I have an experimental design as follows:

Three groups of cakes: treatment A, treatment B, control;

Three replicates per cake.

They are observed during 10 days for microbial growth.

My interest is in evaluate their resistance to microbial growth, that is, if they differ in the amount of microbial growth during the experiment.

My question is:

To evaluate that which statistical analysis strategy must I use? (and would you check my suggestions of R code as well for the given options?)

  1. two-way ANOVA (cake treatment (means of replicates) vs. days); [equivalent in R: microbial_amount ~ treatment*days]
  2. three-way ANOVA (cake replicate vs. cake treatment vs. days) or [equivalent in R: microbial_amount ~ treatment*days + replicate]
  3. Another type of ANOVA (nested ANOVA, repeated measures ANOVA, I'm not sure yet...)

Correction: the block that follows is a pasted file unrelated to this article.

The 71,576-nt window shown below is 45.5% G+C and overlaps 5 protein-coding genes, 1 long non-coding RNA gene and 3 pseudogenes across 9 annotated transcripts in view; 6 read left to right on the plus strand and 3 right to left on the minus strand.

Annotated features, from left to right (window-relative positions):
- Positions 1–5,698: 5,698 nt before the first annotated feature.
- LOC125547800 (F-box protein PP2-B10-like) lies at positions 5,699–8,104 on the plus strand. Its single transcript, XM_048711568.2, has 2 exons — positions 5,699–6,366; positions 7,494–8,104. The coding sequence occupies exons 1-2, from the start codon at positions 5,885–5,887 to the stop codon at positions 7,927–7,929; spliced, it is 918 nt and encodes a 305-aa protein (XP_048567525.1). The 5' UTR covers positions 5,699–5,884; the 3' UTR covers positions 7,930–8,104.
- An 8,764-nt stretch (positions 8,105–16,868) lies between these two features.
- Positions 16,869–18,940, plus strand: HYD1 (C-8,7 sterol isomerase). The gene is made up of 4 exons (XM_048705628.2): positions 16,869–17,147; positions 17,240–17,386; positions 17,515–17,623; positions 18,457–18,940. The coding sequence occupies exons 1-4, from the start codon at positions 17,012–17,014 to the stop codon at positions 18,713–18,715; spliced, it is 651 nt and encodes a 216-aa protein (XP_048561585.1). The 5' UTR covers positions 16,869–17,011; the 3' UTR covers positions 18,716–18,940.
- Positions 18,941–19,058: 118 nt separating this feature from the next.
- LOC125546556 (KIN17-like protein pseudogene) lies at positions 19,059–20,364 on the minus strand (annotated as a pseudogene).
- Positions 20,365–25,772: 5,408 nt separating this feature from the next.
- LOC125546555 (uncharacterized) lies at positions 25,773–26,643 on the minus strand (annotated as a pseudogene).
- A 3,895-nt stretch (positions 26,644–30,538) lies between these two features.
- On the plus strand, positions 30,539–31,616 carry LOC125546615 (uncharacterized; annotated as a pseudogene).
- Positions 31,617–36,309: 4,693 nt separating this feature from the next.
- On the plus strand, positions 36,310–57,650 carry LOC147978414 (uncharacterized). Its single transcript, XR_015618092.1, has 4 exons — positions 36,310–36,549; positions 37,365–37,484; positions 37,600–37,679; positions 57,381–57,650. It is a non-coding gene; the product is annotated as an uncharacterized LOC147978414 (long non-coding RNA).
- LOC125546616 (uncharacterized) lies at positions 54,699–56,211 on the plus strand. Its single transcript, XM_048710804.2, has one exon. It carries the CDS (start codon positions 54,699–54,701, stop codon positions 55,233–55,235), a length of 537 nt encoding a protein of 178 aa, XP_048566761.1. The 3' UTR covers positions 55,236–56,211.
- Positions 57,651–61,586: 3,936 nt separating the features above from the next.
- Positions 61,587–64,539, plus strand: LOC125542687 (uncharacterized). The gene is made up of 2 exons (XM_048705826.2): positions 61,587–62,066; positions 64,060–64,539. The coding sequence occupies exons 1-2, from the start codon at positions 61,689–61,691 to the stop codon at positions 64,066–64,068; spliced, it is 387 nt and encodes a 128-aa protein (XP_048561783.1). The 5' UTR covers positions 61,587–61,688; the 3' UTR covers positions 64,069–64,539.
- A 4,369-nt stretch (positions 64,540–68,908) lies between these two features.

1 Answer 1


I wouldn't use any kind of ANOVA. I would use a multilevel model or possibly generalized estimating equations.

If you, for some reason, have to use an ANOVA, then repeated measures is the only reasonable one, but it makes unrealistic assumptions.

  • $\begingroup$ Thanks for the quick reply, Peter! Would you please clarify why ANOVA is not the best option in this case? I never used multilevel models... What should I take into account if I am to choose between a multilevel model and generalized estimating equations? $\endgroup$ Commented Mar 10, 2017 at 15:20
  • $\begingroup$ Regular ANOVA is wrong because it assumes that the errors are independent and yours will not be. RM ANOVA is not wrong, but it assumes sphericity, which is almost never there. GEE vs. MLM is complicated. See stats.stackexchange.com/questions/16390/… $\endgroup$
    – Peter Flom
    Commented Mar 10, 2017 at 18:05

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